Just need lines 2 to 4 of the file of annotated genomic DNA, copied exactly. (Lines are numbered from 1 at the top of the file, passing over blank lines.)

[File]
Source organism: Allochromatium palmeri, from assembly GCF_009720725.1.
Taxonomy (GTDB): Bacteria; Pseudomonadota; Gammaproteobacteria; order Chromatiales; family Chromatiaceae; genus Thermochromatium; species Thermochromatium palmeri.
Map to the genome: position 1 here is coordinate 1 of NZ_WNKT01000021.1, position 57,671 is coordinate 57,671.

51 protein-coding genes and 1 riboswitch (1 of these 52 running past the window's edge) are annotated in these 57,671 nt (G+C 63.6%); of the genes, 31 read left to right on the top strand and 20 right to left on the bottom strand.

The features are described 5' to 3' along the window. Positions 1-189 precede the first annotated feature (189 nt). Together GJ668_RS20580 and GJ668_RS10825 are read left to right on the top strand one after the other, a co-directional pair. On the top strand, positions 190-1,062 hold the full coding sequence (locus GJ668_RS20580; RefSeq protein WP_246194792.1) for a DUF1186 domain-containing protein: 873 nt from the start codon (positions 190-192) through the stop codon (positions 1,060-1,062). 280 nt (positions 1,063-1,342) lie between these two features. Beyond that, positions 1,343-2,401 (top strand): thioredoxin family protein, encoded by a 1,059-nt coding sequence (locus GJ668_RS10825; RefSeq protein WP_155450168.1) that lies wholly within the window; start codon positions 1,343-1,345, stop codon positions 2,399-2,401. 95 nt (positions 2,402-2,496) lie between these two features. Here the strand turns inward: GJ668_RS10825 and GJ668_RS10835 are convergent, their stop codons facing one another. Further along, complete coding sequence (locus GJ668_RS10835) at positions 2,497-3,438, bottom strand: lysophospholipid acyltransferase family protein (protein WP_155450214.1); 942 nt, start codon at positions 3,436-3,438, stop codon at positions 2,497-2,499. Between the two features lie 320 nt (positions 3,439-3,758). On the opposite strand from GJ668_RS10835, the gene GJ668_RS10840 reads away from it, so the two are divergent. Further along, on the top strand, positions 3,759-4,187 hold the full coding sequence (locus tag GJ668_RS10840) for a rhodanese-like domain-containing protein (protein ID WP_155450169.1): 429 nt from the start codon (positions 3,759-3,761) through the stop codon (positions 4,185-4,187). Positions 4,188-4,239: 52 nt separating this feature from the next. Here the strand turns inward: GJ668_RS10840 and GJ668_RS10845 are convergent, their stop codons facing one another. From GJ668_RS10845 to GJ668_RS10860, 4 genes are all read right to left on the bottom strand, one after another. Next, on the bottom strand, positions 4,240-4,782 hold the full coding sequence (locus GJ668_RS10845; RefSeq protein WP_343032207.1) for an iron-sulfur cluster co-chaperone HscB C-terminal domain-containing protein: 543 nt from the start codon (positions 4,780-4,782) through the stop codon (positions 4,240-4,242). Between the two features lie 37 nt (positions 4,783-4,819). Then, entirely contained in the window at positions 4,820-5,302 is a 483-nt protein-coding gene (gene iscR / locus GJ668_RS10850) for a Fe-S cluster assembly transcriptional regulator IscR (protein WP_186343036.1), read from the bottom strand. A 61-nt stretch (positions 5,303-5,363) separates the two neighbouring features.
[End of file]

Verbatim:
Taxonomy (GTDB): Bacteria; Pseudomonadota; Gammaproteobacteria; order Chromatiales; family Chromatiaceae; genus Thermochromatium; species Thermochromatium palmeri.
Map to the genome: position 1 here is coordinate 1 of NZ_WNKT01000021.1, position 57,671 is coordinate 57,671.

51 protein-coding genes and 1 riboswitch (1 of these 52 running past the window's edge) are annotated in these 57,671 nt (G+C 63.6%); of the genes, 31 read left to right on the top strand and 20 right to left on the bottom strand.